Therapy animals delay progression of dementia symptoms in nursing home residents, study finds

Share this article:

Engagement with therapy animals slows down the progression of dementia symptoms in nursing home residents, according to a recently published study.

Researchers based in Germany and Switzerland divided 65 nursing home residents into two groups. One group received 10 weekly sessions of animal-assisted therapy, and the other did not. The residents were assessed for cognitive impairment, presence of agitation/aggression and depression, up to a month after the AAT sessions took place.

Among those who did not receive the animal therapy, agitation/aggression and depression “significantly increased” over the 10 weeks, the researchers found. Those symptoms remained steady among those who were interacting with the animals.

Previous studies have shown “beneficial effects” of AAT among those with psychiatric disorders, but this is one of the only studies looking at AAT's potential benefits for those with dementia, according to the research team.

“AAT is a promising option for the treatment of agitation/aggression and depression in patients with dementia,” the authors concluded. They said further study is needed on the effects of longer-term animal therapy.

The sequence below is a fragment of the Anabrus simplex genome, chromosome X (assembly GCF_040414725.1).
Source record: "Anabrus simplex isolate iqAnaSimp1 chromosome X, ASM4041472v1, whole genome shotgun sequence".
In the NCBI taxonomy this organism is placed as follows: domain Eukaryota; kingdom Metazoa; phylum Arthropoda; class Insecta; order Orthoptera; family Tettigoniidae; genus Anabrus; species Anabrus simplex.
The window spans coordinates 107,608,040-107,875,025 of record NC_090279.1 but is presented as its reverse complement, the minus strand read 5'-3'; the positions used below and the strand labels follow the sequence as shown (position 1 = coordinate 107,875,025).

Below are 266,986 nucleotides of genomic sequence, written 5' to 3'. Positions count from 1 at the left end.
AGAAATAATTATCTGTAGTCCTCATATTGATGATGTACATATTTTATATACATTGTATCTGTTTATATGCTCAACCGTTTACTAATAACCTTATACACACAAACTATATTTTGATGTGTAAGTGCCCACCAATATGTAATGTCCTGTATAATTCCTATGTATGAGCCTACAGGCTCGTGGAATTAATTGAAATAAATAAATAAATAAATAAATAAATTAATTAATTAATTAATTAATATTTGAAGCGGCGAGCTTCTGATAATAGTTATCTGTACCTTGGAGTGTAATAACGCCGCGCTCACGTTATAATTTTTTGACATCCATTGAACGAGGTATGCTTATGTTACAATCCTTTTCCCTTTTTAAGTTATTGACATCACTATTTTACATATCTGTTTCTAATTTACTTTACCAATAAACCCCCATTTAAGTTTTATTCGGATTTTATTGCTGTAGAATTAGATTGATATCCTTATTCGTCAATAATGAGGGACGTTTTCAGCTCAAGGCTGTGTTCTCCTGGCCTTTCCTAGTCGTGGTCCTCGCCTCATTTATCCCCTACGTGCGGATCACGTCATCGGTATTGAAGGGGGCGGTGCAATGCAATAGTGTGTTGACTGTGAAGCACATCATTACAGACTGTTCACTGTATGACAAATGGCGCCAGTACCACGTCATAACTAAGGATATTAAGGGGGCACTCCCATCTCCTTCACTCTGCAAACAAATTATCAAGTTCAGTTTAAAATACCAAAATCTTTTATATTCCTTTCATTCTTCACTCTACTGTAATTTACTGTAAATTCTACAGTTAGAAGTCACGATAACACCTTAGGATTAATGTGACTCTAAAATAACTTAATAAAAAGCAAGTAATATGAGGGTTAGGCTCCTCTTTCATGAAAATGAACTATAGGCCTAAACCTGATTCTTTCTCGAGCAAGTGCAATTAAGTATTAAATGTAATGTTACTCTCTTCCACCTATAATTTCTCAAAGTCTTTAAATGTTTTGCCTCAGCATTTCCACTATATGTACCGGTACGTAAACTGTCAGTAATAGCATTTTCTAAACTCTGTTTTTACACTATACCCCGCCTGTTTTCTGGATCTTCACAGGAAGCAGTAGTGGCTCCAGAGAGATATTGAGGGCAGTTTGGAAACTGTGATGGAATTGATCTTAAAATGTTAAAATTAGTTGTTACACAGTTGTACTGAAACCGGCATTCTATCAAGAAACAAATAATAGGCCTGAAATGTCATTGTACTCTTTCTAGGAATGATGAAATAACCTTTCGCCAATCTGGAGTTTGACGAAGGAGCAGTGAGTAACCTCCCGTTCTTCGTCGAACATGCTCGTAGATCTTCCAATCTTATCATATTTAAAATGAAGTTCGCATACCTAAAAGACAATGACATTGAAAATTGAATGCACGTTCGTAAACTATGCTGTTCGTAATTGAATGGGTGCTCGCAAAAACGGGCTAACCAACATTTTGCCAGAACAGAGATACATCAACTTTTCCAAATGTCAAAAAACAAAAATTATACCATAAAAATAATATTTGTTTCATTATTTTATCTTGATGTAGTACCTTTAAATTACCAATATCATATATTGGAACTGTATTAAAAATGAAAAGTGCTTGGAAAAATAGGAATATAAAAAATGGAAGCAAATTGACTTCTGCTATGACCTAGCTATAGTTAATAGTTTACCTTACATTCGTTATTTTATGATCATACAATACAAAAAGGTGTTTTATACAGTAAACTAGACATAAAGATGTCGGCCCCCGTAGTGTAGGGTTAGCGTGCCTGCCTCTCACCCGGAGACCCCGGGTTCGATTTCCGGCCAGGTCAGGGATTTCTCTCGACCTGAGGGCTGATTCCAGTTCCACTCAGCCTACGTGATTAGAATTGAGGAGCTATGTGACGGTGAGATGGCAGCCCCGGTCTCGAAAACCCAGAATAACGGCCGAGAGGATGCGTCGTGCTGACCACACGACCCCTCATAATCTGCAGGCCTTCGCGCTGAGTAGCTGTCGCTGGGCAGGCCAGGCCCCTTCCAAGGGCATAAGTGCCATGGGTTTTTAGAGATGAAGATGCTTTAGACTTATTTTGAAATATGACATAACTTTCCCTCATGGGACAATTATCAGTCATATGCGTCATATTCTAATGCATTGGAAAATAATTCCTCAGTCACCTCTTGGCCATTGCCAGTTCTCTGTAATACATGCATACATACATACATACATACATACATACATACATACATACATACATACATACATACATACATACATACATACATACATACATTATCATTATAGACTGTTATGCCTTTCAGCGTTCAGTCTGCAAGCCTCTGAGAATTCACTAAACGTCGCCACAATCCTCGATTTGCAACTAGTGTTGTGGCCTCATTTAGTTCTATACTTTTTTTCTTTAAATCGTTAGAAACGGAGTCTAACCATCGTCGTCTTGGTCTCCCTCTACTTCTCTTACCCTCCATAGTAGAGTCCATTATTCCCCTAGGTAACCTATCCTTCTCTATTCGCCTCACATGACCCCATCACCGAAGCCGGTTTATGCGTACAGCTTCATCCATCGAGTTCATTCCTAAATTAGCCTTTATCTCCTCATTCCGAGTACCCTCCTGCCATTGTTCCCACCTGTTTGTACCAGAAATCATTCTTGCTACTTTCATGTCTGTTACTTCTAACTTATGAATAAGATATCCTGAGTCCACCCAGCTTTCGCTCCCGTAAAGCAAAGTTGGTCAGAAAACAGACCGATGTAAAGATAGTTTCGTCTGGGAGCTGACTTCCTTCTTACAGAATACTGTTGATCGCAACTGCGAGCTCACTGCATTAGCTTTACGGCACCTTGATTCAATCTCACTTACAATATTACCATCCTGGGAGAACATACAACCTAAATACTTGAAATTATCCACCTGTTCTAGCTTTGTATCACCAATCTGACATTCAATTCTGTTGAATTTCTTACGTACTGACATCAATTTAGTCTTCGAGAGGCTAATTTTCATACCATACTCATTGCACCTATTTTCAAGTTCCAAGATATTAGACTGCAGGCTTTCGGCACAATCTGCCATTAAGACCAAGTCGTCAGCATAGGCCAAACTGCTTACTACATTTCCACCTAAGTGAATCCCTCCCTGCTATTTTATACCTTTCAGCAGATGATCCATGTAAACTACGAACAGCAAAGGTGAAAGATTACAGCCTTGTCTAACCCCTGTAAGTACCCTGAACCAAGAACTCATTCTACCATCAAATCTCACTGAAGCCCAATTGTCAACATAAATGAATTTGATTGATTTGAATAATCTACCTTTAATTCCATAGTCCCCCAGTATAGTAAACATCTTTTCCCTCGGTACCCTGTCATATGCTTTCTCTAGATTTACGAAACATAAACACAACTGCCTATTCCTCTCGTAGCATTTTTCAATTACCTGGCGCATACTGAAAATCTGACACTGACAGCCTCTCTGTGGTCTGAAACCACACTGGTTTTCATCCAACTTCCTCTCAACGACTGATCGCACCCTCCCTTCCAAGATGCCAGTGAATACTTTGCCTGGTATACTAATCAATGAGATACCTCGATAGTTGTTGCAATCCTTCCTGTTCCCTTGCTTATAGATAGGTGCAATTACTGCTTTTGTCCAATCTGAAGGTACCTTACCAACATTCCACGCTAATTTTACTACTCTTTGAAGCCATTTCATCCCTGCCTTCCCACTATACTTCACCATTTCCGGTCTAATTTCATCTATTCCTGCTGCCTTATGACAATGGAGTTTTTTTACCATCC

The findings appear in this month's issue of The American Journal of Geriatric Psychiatry.

Share this article:

More in News

Involving nursing assistants with decisions may result in higher quality, study finds

Empowering nursing assistants and family members of nursing home residents in decision-making results improved service, a new study finds.

Also in the news for July 28, 2014 . . .

Nursing home aide accused of choking a resident....Monitoring pulse after stroke may prevent another stroke...Slow walking speed may predict dementia

Site-neutral payments likely to move forward, experts believe

Site-neutral payments likely to move forward, experts believe

As the Centers for Medicare & Medicaid Services and the Medicare Payment Advisory Commission evaluate site-neutral payments, a new brief from Health Affairs and the Robert Wood Johnson Foundation explores ...